1. Align the five different Bear 12s rRNA Gene Sequences (not the panda)
a. In the NGBW, click on the “Tasks” icon in your working folder. When the Task management pane
appear, click on the “Create New Task” Button. Enter a description for the task and click the “Set
b. Now click on the “Select Input Data” button. Check the click boxes to the left of all the bears (not the
panda yet). Click the “Select Data” button.
c. When the Task Creation Pane re-appears, click the “Select Tool” button. From the Nucleic Acids
Sequence Tools tab, choose “CLUSTALW_N” (the tools are alphabetical). Now click the "Save and Run
d. A new page will load that lets you follow the progress of your jobs. Click the “Refresh Tasks” tab near
the top of the page, until the “View Status” button on the right turns into “View Results.” Click on the “View
Results”: tab, and a page showing your results will appear. Click on the link “outfile.aln”, and the results of
your alignment will be exposed. Click the “Save to Current Folder” button.
e. A window will appear that lets you name and specify the kind of data you are saving. Enter a data
Label, then select Entity Type: “Nucleic Acid” Data Type: “Sequence Alignment” and Format: “Clustal”.
Then click the “Save” button.
2. Determine the Genetic Distance Between Sequence Pairs
a. Now go back to the Tasks area of your folder. Click the “Create New Task” button. Give the task a
description and “Set the Description”, just like before. Click the “Select Data” button, and find your
alignment data, check the box to the left of the alignment, and click “Select Data.” When the task creation
page reloads, choose Select Tool, and find “CLUSTALW_DIST” under the Phylogeny/Alignment Tools
tab. When the task creation page appears, click the “Save and Run” button.
b. When the Task management page reloads, use the “Refresh Tasks” button to monitor when the job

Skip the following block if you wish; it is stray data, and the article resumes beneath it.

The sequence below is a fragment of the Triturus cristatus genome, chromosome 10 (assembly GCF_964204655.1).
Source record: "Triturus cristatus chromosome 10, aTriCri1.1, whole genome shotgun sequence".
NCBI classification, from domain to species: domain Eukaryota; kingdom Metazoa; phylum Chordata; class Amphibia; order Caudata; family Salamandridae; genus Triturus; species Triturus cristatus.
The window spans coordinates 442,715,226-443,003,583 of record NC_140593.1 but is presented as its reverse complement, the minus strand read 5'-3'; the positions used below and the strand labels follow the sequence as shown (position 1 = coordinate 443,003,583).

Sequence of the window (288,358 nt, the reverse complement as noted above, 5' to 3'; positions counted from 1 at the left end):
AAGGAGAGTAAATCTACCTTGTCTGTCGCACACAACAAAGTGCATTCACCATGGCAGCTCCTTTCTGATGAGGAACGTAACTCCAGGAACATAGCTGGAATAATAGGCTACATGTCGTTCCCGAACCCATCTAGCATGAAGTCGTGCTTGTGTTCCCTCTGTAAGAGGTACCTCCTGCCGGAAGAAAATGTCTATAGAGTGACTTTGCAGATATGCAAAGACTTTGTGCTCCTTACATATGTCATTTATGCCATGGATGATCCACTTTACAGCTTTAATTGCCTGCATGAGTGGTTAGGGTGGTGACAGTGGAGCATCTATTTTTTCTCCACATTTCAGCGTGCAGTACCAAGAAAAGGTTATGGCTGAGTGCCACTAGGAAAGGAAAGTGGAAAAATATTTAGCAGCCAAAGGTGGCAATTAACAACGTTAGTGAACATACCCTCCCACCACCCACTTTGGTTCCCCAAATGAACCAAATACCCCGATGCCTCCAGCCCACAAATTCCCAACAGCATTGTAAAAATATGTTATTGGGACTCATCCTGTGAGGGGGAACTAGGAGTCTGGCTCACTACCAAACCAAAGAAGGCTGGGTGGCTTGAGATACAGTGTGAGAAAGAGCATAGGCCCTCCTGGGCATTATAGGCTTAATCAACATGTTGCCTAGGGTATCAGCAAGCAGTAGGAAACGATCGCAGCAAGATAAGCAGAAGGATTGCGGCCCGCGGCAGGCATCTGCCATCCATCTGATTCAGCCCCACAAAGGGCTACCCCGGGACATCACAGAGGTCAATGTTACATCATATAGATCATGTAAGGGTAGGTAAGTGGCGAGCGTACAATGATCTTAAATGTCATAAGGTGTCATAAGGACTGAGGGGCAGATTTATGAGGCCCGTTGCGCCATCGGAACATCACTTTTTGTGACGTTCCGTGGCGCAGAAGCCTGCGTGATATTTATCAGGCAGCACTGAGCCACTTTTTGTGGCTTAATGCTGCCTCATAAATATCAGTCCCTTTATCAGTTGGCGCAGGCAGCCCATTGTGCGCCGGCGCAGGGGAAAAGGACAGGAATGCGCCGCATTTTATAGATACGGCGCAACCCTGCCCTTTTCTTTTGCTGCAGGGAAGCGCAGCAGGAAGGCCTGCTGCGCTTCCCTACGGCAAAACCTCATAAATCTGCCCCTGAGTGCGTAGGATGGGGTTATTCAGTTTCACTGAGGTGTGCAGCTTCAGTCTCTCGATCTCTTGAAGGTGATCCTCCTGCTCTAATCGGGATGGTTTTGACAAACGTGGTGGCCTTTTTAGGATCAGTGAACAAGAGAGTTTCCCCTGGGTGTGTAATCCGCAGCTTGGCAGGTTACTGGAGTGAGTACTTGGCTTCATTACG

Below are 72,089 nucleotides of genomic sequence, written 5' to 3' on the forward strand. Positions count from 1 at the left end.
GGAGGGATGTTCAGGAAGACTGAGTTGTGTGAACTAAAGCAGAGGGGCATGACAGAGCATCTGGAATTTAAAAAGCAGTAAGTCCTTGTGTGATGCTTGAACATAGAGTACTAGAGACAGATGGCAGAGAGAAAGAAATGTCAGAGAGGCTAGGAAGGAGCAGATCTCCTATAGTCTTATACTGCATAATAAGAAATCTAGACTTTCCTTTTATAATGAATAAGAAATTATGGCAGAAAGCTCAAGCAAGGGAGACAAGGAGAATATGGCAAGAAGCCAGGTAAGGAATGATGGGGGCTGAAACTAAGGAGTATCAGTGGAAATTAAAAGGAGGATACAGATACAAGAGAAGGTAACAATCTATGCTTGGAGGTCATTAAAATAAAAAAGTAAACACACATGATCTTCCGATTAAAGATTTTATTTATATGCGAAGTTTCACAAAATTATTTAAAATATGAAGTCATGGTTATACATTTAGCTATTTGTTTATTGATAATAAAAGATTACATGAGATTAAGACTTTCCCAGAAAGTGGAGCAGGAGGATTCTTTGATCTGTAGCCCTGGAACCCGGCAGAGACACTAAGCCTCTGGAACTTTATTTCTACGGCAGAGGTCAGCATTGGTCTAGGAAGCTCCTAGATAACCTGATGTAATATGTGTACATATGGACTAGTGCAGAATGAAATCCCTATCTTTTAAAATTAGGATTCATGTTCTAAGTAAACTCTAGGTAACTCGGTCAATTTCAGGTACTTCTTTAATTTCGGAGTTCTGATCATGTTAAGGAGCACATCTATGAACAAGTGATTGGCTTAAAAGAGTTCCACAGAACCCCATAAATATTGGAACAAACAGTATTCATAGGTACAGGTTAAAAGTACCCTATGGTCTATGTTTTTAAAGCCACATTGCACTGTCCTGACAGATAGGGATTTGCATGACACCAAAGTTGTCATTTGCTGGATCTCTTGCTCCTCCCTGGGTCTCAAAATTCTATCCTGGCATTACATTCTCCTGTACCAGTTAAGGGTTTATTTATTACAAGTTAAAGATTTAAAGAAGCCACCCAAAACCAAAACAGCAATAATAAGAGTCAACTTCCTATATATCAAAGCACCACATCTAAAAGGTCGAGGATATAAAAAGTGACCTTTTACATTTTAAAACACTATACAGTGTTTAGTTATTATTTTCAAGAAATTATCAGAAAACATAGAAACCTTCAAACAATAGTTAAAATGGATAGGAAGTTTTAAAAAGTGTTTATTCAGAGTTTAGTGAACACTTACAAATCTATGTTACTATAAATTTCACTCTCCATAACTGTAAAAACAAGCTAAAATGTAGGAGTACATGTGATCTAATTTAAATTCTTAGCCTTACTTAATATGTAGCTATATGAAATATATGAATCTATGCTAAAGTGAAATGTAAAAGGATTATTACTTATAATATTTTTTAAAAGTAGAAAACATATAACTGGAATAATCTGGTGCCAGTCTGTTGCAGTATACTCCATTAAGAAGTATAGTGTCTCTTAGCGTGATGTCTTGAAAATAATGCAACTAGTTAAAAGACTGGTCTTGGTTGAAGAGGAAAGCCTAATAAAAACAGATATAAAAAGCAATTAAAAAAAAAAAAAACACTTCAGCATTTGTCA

completes. When the “View Output” button appears, click on it, and expose the results. Click on the
infile.dst link to expose the Distance Matrix results. Record the distance matrix in your journal to examine
3. Build a Phylogenetic Tree of the Bear Species
a. CLUSTALW_DIST also outputs a phylogenetic tree. Under the “View Output” for CLUSTALW_DIST
click on the infile.ph link. Save this data to your current folder, just like in 1.d and 1.e. But this time chose
Entity Type: “Taxon” Data Type: “Phylogenetic Tree” and Format: “Newick”
b. Now go find this data item in the Data area of your folder, under the tab “Phylogenetic Trees.” Click the
data item, and it will open up, revealing these two links “Show/Hide Data Contents | Draw Tree.” Cllck on
the Draw Tree link, and you will see an interactive view of the Tree. Record the diagram in your journal.
4. Determine the relationship of Giant Panda to the Bear Phylogenetic Tree
a. In GenBank (if you haven’t already) access the giant panda 12s rRNA gene sequence and import it into
the your NGBW Data area.
b. Run a new alignment with all five bears and the panda sequence. Import the alignment into your data
area, use “CLUSTALW_DIST” to create a distance matrix and a phylogenetic tree. Import the
phylogenetic tree into your data area do see the tree. Record all information.
Analysis: (due typed)
1. Create a table showing the distance matrix of the five bears and the panda (Please note that a
distance of 0.00 indicates identical sequences and as the difference in gene sequences increases so
does the number).
2. Provide a phylogenetic tree of the bears and the panda. Label the lines on the tree with the
3. Explain and provide support for the conclusions made by the program (Biology Workbench).
4. Red Panda are reported to be more closely related to raccoon. Find the relationship (provide both
the distance matrix and tree) between the Red Panda and raccoons to the others you’ve already
examined. Is the first statement supported?
5. Pick a few animals and run their 12s rRNA patterns to see how they are related. Record this